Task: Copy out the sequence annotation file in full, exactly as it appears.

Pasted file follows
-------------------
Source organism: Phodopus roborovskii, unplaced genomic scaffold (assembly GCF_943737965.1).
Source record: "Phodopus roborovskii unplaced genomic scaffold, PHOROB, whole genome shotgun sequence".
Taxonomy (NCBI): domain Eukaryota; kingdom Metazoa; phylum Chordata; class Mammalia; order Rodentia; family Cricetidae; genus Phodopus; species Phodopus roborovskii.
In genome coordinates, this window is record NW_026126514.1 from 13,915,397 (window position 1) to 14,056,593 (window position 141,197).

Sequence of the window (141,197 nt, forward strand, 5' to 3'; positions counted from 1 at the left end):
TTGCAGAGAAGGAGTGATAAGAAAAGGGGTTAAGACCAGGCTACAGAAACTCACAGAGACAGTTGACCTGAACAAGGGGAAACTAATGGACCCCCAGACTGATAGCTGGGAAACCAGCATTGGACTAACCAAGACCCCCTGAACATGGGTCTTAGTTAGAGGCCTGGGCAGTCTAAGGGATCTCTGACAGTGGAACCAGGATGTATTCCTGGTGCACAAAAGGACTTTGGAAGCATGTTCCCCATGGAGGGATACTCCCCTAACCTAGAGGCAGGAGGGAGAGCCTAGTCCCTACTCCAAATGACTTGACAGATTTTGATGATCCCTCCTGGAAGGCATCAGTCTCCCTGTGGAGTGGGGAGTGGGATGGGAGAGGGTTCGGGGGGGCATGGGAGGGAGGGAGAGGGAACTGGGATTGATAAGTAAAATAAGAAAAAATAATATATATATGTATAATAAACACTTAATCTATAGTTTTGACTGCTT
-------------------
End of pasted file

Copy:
Source organism: Phodopus roborovskii, unplaced genomic scaffold (assembly GCF_943737965.1).
Source record: "Phodopus roborovskii unplaced genomic scaffold, PHOROB, whole genome shotgun sequence".
Taxonomy (NCBI): domain Eukaryota; kingdom Metazoa; phylum Chordata; class Mammalia; order Rodentia; family Cricetidae; genus Phodopus; species Phodopus roborovskii.
In genome coordinates, this window is record NW_026126514.1 from 13,915,397 (window position 1) to 14,056,593 (window position 141,197).

Sequence of the window (141,197 nt, forward strand, 5' to 3'; positions counted from 1 at the left end):
TTGCAGAGAAGGAGTGATAAGAAAAGGGGTTAAGACCAGGCTACAGAAACTCACAGAGACAGTTGACCTGAACAAGGGGAAACTAATGGACCCCCAGACTGATAGCTGGGAAACCAGCATTGGACTAACCAAGACCCCCTGAACATGGGTCTTAGTTAGAGGCCTGGGCAGTCTAAGGGATCTCTGACAGTGGAACCAGGATGTATTCCTGGTGCACAAAAGGACTTTGGAAGCATGTTCCCCATGGAGGGATACTCCCCTAACCTAGAGGCAGGAGGGAGAGCCTAGTCCCTACTCCAAATGACTTGACAGATTTTGATGATCCCTCCTGGAAGGCATCAGTCTCCCTGTGGAGTGGGGAGTGGGATGGGAGAGGGTTCGGGGGGGCATGGGAGGGAGGGAGAGGGAACTGGGATTGATAAGTAAAATAAGAAAAAATAATATATATATGTATAATAAACACTTAATCTATAGTTTTGACTGCTT